Separate Property

In the state of Washington, any property acquired during a marriage is presumed to be community property subject to equitable distribution. As explained in RCW 26.16.140, property acquired after spouses separate, however, is classified as the separate property of each, not community property. For this reason, each party keeps their post-separation acquisitions which are not subject to division because of the divorce.

Community property not disposed of in a dissolution is owned thereafter by the former spouses as tenants in common, unless the terms of a settlement agreement award undisclosed proeprty in a different manner. The goal in any divorce case is to make sure that the property is divided properly so that the parties can move on with their lives.

If you are concerned about the proper way to divide your property during a divorce, then contact one of the experienced Seattle Divorce Lawyers at Law Offices of Shana E. Thompson to discuss your case. Call (206) 712-2756 to schedule the initial consultation.


Classifying the Property as Separate or Community

When determining the character of property as either separate or community, the determination is made at the time the property is acquired. Once the separate character of property is established, there is a presumption that it remains separate absent clear and convincing evidence to the contrary.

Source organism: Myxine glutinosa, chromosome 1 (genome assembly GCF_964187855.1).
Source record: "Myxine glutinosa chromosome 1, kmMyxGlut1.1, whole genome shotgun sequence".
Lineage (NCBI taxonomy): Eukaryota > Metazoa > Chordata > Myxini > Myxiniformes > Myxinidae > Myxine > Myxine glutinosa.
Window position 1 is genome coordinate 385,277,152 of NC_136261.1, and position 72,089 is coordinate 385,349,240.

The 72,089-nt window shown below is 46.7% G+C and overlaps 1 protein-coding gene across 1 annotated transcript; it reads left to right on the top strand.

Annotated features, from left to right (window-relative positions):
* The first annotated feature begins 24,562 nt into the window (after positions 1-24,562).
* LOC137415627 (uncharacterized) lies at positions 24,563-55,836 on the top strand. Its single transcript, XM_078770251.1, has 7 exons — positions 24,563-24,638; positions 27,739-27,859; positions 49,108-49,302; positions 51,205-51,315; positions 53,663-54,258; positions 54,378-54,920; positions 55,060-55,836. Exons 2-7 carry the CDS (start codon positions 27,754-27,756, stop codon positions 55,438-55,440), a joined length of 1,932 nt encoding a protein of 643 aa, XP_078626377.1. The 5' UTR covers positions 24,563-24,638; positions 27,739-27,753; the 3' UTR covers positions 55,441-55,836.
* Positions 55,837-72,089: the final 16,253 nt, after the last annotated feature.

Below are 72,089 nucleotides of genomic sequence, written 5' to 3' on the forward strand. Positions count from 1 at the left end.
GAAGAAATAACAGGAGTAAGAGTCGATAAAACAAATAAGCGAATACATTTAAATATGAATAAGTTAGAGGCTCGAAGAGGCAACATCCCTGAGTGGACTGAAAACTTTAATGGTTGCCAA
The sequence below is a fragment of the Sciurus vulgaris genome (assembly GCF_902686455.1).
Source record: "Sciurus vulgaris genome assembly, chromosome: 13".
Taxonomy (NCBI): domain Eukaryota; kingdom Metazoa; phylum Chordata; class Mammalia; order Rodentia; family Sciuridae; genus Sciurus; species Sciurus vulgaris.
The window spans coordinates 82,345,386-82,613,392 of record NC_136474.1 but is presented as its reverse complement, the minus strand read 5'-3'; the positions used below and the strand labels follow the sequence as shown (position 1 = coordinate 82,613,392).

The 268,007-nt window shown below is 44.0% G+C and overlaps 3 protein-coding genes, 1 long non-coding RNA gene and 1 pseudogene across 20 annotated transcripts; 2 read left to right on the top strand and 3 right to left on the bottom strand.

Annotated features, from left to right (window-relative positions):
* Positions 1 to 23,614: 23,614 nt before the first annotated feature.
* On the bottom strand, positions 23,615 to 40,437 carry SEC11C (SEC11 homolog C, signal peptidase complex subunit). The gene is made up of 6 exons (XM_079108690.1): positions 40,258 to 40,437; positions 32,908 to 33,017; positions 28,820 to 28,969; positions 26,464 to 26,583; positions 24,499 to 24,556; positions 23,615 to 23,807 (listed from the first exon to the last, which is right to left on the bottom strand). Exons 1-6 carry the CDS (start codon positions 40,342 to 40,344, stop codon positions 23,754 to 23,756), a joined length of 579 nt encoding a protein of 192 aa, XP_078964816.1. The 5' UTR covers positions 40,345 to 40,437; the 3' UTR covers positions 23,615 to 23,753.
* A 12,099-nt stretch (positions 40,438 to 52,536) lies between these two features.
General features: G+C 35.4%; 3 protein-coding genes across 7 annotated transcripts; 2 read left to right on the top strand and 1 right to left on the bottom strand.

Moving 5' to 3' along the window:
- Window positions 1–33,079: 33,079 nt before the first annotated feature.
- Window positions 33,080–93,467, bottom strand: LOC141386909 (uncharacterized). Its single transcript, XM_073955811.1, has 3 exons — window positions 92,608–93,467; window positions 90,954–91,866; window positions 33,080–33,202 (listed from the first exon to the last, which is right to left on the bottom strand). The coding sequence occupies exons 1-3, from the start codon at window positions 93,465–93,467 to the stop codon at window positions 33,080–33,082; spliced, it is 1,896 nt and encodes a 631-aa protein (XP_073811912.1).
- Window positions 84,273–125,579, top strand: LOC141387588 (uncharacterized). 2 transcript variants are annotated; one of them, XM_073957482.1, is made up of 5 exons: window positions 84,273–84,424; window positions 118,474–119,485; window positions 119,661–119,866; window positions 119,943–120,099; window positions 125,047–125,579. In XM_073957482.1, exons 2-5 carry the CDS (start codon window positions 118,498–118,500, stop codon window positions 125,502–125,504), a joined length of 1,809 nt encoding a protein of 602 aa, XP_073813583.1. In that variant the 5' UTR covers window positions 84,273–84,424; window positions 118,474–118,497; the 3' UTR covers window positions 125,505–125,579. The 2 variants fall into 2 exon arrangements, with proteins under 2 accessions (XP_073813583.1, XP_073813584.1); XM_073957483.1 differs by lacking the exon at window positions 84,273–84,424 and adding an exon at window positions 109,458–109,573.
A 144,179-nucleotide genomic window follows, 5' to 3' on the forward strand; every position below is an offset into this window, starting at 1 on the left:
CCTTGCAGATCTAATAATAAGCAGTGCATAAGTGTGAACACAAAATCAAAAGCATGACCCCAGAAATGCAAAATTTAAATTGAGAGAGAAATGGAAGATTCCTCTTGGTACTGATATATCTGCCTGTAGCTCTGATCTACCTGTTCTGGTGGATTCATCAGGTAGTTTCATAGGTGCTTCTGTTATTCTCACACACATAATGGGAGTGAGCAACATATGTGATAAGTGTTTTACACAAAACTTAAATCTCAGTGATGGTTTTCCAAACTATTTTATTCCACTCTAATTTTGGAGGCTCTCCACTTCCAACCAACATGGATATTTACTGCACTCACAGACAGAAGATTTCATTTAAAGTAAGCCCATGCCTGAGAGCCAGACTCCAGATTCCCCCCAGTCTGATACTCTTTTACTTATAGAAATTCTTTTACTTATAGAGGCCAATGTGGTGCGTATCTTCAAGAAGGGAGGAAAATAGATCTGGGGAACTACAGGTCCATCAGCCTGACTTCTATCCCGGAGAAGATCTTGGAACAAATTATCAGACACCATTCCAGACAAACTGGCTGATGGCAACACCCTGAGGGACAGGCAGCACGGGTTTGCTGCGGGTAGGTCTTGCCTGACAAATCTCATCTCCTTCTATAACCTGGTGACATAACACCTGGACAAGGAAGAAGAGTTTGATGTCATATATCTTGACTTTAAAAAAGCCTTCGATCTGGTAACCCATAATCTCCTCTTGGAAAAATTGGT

The characterization of property as separate or community, however, does not dictate the division of assets. In these cases, the evidence must show the intent of the spouse owning the separate property to change its character from separate to community property.

Some estate planning documents can convert separate property into community property. Many parties do not realize the effect of such documents, or that the property they beleive retained its character as separate property was later converted inadvertentely to community property. 

To show the intent of the spouse to make the separate property into community property, an acknowledged writing is generally required. Examples of an acknowledged writing can include any of the following:

  • a quit claim deed;
  • other real property transfer; or
  • a properly executed community property agreement.

This article was last updated on Friday, October 27, 2017.

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